When Lionel Lockyer was consigned to this tomb in 1672, the church was still Saint Mary Overie. Perhaps his effigy’s smile can be attributed to the amazing effect of his ‘miracle pills’ that failed their inventor only at the ripe old age of seventy-something. These pills, like all quack medications, claimed to be able to cure absolutely everything from gout to scurvy to syphilis to rickets to infertility to gout. And, like all quack medicines, they boasted a special ingredient – in this case, sunbeams. These solar ingredients were essential, the quack claimed, ‘dispelling of those causes in our Bodies, which continued, would not only darken the Lustre, but extinguish the Light of Our Microcosmical Sun.’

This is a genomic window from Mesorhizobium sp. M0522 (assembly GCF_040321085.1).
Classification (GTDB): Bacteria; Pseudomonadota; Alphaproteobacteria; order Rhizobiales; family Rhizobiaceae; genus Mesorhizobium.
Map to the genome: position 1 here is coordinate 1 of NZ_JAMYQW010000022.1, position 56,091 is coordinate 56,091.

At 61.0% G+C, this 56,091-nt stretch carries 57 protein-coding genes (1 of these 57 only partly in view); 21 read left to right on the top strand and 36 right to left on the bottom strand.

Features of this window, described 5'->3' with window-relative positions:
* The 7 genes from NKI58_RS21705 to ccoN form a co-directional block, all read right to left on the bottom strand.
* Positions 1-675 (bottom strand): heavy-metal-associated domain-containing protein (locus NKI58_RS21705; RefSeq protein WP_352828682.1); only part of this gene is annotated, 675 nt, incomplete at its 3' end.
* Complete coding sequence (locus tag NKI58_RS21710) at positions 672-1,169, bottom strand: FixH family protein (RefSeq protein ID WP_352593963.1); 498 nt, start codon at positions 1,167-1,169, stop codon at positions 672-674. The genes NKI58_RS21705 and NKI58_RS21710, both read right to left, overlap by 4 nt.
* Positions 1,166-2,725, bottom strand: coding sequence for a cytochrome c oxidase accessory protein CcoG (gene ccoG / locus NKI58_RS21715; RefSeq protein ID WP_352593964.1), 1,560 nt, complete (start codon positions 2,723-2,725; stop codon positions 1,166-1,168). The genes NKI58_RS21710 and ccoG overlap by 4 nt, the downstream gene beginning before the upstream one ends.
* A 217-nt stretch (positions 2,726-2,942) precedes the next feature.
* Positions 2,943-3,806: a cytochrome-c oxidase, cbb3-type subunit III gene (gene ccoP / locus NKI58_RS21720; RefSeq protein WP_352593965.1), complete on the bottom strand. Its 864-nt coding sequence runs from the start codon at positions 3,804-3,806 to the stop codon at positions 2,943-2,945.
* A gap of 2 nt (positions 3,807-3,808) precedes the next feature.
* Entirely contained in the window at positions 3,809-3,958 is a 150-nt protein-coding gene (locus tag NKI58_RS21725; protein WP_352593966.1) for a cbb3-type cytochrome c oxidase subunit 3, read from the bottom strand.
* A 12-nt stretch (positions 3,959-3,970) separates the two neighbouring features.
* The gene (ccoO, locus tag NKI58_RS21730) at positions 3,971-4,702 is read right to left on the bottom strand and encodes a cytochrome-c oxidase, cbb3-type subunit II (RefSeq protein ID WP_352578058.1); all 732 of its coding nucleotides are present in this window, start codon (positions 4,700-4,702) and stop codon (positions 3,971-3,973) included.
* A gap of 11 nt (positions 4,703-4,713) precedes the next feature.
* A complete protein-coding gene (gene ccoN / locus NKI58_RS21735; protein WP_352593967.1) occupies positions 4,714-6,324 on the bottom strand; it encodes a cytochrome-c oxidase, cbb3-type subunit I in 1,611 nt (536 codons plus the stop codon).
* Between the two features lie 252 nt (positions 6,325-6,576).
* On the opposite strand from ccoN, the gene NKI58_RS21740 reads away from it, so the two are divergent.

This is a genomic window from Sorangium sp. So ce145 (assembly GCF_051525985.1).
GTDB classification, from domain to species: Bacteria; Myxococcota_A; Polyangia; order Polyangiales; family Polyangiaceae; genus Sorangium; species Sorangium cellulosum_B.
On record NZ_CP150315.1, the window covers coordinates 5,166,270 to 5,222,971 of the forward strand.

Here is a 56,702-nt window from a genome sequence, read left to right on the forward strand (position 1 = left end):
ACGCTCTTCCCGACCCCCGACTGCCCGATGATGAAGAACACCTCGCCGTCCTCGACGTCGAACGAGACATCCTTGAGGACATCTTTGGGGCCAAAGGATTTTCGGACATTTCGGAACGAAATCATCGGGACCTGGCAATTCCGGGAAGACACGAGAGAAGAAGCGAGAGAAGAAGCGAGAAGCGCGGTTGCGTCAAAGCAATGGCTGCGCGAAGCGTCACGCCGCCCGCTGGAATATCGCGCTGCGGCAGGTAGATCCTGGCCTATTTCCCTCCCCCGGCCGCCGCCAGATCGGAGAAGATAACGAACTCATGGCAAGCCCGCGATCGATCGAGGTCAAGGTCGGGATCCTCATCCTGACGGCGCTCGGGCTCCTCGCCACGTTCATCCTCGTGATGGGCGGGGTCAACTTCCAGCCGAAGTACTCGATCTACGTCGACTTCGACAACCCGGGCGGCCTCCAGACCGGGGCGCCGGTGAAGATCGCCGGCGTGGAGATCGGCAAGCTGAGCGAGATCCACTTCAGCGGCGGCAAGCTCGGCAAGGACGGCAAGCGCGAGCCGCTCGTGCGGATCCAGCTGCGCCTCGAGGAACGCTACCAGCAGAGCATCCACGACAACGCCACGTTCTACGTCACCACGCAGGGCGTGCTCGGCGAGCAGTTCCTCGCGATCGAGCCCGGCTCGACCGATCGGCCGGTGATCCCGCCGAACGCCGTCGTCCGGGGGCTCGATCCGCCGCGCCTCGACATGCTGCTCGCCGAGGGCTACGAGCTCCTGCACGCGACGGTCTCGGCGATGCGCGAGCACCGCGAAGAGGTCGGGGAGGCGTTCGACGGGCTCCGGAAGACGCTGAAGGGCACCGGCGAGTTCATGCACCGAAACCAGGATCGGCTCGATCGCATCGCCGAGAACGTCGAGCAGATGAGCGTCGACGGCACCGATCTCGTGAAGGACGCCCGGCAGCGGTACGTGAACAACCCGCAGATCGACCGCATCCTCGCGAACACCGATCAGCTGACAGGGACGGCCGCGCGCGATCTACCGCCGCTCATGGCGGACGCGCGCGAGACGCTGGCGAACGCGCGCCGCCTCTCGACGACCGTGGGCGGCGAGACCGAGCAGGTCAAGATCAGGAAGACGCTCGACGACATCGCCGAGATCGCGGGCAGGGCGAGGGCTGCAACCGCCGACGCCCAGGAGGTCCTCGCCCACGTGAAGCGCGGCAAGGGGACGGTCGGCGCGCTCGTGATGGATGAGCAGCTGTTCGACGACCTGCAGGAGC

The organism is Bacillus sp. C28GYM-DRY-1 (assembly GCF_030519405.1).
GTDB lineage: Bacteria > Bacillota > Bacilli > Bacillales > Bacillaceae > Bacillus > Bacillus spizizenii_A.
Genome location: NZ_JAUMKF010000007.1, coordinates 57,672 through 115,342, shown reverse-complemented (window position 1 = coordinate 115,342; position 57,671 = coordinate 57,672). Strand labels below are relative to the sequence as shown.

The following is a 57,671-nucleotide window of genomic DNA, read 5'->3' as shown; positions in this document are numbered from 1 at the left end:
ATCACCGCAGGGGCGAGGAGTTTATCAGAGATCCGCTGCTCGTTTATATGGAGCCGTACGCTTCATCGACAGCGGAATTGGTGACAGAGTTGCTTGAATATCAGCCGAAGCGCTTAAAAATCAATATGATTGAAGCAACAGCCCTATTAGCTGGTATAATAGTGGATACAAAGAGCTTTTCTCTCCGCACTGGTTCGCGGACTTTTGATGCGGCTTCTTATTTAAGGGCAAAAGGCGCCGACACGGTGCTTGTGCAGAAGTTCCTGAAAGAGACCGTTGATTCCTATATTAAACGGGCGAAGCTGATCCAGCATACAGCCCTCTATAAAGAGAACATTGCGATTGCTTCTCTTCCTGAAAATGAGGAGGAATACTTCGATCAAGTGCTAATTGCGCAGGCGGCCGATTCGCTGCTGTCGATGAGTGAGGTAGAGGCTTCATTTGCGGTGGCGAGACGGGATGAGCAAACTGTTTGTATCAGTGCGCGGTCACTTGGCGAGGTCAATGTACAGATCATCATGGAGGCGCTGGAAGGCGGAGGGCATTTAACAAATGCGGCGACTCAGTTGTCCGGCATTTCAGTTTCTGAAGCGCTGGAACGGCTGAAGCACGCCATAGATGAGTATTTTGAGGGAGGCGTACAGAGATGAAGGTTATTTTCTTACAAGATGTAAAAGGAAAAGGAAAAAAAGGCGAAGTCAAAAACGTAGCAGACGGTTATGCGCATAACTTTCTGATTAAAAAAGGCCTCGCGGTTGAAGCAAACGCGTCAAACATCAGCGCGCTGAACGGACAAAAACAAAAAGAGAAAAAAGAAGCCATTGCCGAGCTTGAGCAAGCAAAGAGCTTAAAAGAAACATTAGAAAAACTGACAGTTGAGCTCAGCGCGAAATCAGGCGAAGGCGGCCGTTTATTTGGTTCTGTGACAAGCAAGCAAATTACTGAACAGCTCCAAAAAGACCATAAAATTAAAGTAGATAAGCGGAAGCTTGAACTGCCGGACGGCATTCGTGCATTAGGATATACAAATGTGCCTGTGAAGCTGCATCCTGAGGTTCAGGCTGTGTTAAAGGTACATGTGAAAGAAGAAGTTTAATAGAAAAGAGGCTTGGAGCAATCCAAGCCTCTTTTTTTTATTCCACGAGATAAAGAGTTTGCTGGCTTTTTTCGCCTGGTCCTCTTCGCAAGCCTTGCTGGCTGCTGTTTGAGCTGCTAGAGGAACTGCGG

The pills were sold in boxes stamped with Lockyer’s coat of arms. They retailed at a hefty four shillings a box, and were available from some forty London establishments, including ‘Mrs. Harfords at the Bible in Heart in Little Britain, Mr. Russel’s in Mugwel Street near Cripple Gate, Mr. Randal’s at the Three Pigeons, beyond St. Clements Church, in the Strand, Thomas Virgoes, cutler, upper end of New Fish Street and Mr. Brugis, printer, next door to Red Lyon Inn, in Newstreet near Fetter Lane.’

Apart from sunbeams, the pills’ ingredients were a sworn secret. Lockyer claimed to have shared his recipe with only three trusted men. 
Some time around 1650, Lionel Lockyer began to print handbills about his Pillulae Radiis Solis Extractae. These quickly became known as Lockyer’s Pills, perhaps because that title was far easier to pronounce.